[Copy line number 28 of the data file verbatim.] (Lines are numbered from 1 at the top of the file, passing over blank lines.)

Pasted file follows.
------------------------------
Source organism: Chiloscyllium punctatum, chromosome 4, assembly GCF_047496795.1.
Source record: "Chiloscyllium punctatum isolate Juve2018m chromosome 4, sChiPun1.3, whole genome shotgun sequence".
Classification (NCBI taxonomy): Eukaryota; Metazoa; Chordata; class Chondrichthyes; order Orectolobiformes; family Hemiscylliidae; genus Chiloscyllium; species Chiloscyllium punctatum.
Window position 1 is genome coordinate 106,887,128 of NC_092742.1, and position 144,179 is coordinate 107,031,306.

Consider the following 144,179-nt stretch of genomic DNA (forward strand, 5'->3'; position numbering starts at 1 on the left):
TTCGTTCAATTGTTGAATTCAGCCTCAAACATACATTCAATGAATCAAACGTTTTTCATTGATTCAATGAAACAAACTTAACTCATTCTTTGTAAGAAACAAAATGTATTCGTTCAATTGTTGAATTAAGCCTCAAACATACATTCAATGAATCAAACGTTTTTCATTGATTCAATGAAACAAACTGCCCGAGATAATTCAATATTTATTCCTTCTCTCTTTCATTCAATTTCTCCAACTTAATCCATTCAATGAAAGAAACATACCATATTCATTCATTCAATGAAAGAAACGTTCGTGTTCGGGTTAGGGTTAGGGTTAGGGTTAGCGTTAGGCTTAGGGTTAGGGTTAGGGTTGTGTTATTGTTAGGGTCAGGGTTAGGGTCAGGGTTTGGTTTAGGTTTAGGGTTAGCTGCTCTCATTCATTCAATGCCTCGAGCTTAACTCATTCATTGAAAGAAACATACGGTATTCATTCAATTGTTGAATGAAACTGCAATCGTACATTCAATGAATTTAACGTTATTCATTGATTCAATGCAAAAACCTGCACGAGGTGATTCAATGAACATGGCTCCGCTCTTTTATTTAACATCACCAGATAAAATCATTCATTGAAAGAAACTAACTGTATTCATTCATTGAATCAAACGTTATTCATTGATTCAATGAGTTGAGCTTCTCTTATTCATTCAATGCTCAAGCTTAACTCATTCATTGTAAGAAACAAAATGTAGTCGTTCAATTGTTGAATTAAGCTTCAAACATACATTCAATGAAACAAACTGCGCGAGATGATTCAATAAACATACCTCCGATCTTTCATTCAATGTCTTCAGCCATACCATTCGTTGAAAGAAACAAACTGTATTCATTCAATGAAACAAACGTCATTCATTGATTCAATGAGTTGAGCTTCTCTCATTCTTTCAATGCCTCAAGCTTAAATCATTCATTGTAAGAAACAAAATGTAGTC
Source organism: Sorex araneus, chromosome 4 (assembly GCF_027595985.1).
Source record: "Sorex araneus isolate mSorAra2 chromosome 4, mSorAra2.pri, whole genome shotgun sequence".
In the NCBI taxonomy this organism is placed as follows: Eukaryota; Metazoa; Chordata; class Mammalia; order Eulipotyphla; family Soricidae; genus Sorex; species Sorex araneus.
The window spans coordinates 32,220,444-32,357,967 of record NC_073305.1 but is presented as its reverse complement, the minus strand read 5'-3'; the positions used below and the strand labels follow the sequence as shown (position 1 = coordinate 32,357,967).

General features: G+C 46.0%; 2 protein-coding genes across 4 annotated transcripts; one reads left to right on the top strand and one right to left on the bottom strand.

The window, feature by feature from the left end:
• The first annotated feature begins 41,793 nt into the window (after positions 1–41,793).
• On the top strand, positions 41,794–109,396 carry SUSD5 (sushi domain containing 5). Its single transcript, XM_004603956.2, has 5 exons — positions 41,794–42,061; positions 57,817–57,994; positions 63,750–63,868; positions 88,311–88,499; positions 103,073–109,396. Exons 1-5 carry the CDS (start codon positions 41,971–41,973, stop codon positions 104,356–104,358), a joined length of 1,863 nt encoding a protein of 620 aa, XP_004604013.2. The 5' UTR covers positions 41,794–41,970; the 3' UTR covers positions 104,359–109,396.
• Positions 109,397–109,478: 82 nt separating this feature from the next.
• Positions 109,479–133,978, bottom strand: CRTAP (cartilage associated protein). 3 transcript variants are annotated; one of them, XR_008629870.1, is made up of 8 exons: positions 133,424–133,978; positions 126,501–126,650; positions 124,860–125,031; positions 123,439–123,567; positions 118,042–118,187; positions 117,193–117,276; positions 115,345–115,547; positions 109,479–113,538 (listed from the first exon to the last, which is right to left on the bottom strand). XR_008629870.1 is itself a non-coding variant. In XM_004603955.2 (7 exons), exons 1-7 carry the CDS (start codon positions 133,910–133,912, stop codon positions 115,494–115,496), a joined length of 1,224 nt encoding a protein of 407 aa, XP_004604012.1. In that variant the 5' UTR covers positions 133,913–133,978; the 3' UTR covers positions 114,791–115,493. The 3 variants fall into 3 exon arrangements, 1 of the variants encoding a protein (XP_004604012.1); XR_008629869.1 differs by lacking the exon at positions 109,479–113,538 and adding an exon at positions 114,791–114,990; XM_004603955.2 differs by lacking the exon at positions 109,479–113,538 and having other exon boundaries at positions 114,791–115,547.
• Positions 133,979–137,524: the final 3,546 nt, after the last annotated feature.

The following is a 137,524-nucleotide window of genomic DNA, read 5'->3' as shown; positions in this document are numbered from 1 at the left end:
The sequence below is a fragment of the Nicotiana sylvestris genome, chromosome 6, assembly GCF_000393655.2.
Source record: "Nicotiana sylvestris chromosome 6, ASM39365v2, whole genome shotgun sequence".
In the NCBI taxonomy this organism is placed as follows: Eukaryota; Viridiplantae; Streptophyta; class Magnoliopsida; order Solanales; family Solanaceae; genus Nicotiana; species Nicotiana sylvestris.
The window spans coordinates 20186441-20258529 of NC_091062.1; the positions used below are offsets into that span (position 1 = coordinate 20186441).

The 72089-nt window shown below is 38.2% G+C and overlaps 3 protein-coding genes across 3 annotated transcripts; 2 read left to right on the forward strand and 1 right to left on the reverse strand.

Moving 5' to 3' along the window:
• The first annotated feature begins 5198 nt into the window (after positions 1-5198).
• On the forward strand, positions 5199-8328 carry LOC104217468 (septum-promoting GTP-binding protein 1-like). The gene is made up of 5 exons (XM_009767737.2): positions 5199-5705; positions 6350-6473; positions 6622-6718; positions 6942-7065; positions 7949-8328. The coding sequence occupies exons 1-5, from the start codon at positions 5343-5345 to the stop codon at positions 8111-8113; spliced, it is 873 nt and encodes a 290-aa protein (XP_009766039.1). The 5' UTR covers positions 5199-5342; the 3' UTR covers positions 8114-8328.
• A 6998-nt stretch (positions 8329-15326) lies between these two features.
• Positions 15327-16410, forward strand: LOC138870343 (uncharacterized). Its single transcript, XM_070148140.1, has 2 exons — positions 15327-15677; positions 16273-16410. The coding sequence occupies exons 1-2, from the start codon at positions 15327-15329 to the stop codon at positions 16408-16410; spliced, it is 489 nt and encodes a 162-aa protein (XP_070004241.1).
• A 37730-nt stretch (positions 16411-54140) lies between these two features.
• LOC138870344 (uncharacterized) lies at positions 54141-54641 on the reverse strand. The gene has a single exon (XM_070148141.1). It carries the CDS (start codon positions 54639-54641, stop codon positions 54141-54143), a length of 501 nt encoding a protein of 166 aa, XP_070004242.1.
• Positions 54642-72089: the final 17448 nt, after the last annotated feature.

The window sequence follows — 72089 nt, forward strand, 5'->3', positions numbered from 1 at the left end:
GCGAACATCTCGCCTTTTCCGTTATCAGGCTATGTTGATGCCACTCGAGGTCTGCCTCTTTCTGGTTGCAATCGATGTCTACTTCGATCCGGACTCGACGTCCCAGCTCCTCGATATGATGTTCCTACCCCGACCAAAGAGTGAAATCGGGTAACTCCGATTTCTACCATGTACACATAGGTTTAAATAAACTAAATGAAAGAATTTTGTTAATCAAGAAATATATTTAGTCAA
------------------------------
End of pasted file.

• Positions 15327-16410, forward strand: LOC138870343 (uncharacterized). Its single transcript, XM_070148140.1, has 2 exons — positions 15327-15677; positions 16273-16410. The coding sequence occupies exons 1-2, from the start codon at positions 15327-15329 to the stop codon at positions 16408-16410; spliced, it is 489 nt and encodes a 162-aa protein (XP_070004241.1).